Tag Archives: Jeff Mangum

Show Review: Neutral Milk Hotel at the Ithaca State Theatre

The scene at Ithaca State Theatre after the show.
The scene at Ithaca State Theatre after the show.

A few of us from the radio station took the three-plus hour drive yesterday in order to see Neutral Milk Hotel play their first show for their global reunion tour in none other than Ithaca, New York.

Before covering the show itself I’d like to say that this was my first trip to Ithaca and I walked away very impressed by the city. There seemed to be a plethora of places to hang out, and the less-urban surrounding neighborhoods didn’t seem to be overly effected by the social scene which the city could boast for the night. Bonus points for having a cool pizza place which offered irregular toppings and friendly costumer service (I was owed $11.93 in change and they gave me $12, things like that are incredibly appreciated in my eyes).

The theatre itself had a large orchestra setting and a balcony raised above it, and although the show was seemingly sold out it wasn’t to difficult to maneuver around, get to the bathroom, or buy a beer when we first walked in towards the beginning of Elf Power’s opening set. The staff at the theatre weren’t numerous but they were well placed and helpful, and I was surprised by how efficiently they worked their way through the beer line where they didn’t charge outrageous prices.

Neutral Milk Hotel probably took the stage around the 9:30 mark (sorry for the lack of covering Elf Power, I enjoyed their set but I don’t have to much to say about it as I was pretty much just waiting for the headliner). The first thing that Mangum said to the crowd was to ask them if they’d like to stand, which was responded to by every single person on the ground level raising to their feet and crowding the available space both in front of the stage and in the aisles. Once again this could have been disastrous for an affair which was supposed to be seating required, but the fans were awesomely respectful of each other and their surroundings so that I didn’t see anybody who was annoyed by this turn in events. It led to many there having a more enjoyable experience, and the security staff deserves a lot of credit in my eyes for allowing the crowd to go through this experience as they could have easily stepped in to shut it down.

Someone next to me got their hands on Scott Spillane's setlist from the show.
Someone next to me got their hands on Scott Spillane’s setlist from the show.

The full ensemble of the band included guitars, saws, horns, drums, and I’m sure many other instruments as there was a plethora of interchanging musicians taking the stage for the different songs, although for the more intimate tracks such as the first 2/3 of “Oh Comely” it was only Mangum on the stage with his guitar. It was obvious that the group had spent a lot of time rehearsing their set as every movement seemed perfectly calculated and in time, with numerous members joining the stage mid-song in order to make their instrument’s entry point without there ever being a miscue (at least none that I heard, I might have been to busy screaming with my eyes closed though). Scott Spilane was singing along with Mangum without a mic throughout the entirety of the show if there was no horn part, which I enjoyed  watching immensely, and Julian Koster would often have to frantically switch instruments mid-song but wore an immense smile through the entire affair. Koster also told the crowd that the band genuinely loved the town of Ithaca and their local record store Angry Mom records, which I’ve been told is a fantastic store but I can’t speak for personally.

The show was a truly great experience and the band still looked very capable of playing their material, to be honest I expected them to be more rusty than they were but the show felt like I was seeing them in 2002 in a world where they never went on hiatus. Post-show Scott Spillane was a very friendly man and an incredibly easy autograph to get, it was very appreciated by me to be able to walk away from the show with a crumpled up memento.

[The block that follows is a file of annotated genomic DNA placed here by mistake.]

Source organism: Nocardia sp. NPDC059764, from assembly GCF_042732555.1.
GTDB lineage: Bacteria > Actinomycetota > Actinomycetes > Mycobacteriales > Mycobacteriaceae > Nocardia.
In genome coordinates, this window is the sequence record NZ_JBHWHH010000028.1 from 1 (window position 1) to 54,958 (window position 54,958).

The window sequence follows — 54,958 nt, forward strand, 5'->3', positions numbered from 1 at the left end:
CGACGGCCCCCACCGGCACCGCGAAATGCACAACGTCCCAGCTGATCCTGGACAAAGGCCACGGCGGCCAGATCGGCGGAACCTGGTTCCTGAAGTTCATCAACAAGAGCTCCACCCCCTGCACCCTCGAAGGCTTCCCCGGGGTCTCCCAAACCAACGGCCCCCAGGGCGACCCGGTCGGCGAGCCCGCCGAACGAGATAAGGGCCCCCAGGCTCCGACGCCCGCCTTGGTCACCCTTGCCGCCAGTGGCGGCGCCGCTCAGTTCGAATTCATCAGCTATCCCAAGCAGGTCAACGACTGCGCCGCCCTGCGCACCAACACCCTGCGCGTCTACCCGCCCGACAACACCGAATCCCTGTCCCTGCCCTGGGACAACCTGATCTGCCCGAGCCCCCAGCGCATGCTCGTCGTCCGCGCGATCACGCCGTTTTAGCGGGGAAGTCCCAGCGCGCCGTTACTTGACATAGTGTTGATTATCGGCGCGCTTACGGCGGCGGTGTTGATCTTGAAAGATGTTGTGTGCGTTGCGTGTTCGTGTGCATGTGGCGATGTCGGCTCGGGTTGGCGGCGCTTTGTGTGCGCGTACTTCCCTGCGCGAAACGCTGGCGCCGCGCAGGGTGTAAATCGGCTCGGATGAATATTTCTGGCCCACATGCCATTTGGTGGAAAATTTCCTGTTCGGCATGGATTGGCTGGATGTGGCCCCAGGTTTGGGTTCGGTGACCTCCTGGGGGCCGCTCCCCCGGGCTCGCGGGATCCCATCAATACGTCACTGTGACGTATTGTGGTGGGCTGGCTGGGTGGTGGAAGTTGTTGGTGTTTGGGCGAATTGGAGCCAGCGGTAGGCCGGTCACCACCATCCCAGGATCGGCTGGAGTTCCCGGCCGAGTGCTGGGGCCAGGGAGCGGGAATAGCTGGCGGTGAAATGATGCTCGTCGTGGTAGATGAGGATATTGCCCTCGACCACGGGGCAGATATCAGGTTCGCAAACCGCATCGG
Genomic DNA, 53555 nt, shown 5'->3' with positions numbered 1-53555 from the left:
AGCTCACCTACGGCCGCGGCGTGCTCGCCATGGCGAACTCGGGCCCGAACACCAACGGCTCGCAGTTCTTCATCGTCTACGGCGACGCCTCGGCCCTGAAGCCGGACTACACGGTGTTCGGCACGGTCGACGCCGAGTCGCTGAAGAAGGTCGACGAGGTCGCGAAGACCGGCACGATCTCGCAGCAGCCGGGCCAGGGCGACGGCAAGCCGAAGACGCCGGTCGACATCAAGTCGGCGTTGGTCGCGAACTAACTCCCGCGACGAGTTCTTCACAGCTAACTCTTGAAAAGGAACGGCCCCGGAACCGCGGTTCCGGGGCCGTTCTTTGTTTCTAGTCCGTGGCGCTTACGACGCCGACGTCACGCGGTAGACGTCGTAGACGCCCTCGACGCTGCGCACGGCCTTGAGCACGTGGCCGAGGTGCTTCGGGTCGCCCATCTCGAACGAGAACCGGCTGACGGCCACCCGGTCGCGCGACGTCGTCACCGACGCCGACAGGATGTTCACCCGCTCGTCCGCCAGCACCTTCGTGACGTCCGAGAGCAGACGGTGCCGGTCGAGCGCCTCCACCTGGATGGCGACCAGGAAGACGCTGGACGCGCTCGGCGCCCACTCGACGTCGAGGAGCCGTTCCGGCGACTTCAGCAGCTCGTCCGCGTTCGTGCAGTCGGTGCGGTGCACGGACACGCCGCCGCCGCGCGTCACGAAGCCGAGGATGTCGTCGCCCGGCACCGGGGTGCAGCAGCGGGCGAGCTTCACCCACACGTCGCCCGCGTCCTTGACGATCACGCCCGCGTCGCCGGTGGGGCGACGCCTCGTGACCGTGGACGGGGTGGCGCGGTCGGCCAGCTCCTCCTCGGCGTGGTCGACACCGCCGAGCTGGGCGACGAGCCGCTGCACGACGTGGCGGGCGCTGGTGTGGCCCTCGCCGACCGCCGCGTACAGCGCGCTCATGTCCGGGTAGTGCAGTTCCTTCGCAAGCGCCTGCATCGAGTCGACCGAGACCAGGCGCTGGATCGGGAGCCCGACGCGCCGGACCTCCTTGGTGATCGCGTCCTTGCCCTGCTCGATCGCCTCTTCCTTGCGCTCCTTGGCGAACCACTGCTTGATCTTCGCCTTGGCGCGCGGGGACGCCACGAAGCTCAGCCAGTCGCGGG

Yay for legible signatures!
Yay for legible signatures!

Arriving back in Albany at 3 A.M. and waking up at 8 for the work day was a hassle, but one that I and everybody else in the car were more than willing to accept in order to see this show. It was awesome, and the added energy and complexity of the full band made the show much better than a show which I’d already enjoyed immensely last year when we saw Mangum play solo at Mass MoCa. If you get a chance to see them on this tour I’d highly recommend it, just don’t be afraid to sing along! (I was surprised how many in the crowd wouldn’t dance or sing even during songs like “Holland, 1945″ and “Song Against Sex”)

P.S. If you were at the show and disappointed by the lack of closure on Julian’s joke, I’m pretty sure I know it because I tell a similar joke that I learned online. There’s a man with an orange for a head at a bar, and another man sees him and asks bartender how it happened. The bartender tells him that it’s a good story, and the man will probably tell it to him if he offers to buy him a beer.

He does and the man with the orange-head thanks him, and begins to tell this story

I was walking on the beach one day and I saw this lamp. I picked it up and rubbed it to see a genie come out and appear right before my eyes, and the genie proceeded to tell me that I had freed him from his trap, and thus he would grant me three wishes.

First, I wished for all of the money I would ever need, and poof, I looked down at my wallet and it was full of cash, jewelry, and deeds to houses.

I was glad to have all this money, but I decided that it wouldn’t be worth much if I didn’t have anyone to share it with, so second I wished for the love of my life. Not a few seconds passed and out of the sea walked the most beautiful woman I’d ever met laid eyes on, and the genie proceeded to marry us right on the spot.

At this point the man pauses and takes a sip from his drink and says

You know, I’ve been thinking this over and over in my head, and I’m pretty sure that this is where it all went wrong for me.

For my third wish, I wished I had a big orange head.

Thanks for reading everybody!

Kyle’s Best of 2013

2013 wasn’t an amazing year for music, but a lot of cool things did happen. There were artists who re-emerged on the scene in Daft Punk, My Bloody Valentine, Boards of Canada, and The Pixies, and then there was a movement headed by Daft Punk and Arcade Fire to try and revive disco in a modernized way. The reason for my semi-disappointment is that a lot of the artist’s efforts this year to set a new standard for their peers failed in my eyes to create something overly significant and lasting (with one exception). Motives aside, and favoritism thrown out the window, here are my top 25 albums to get released in 2013

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25. Of Montreal- Lousy With Sylvianbriar

Release Date: October 08, 2013

Grade: B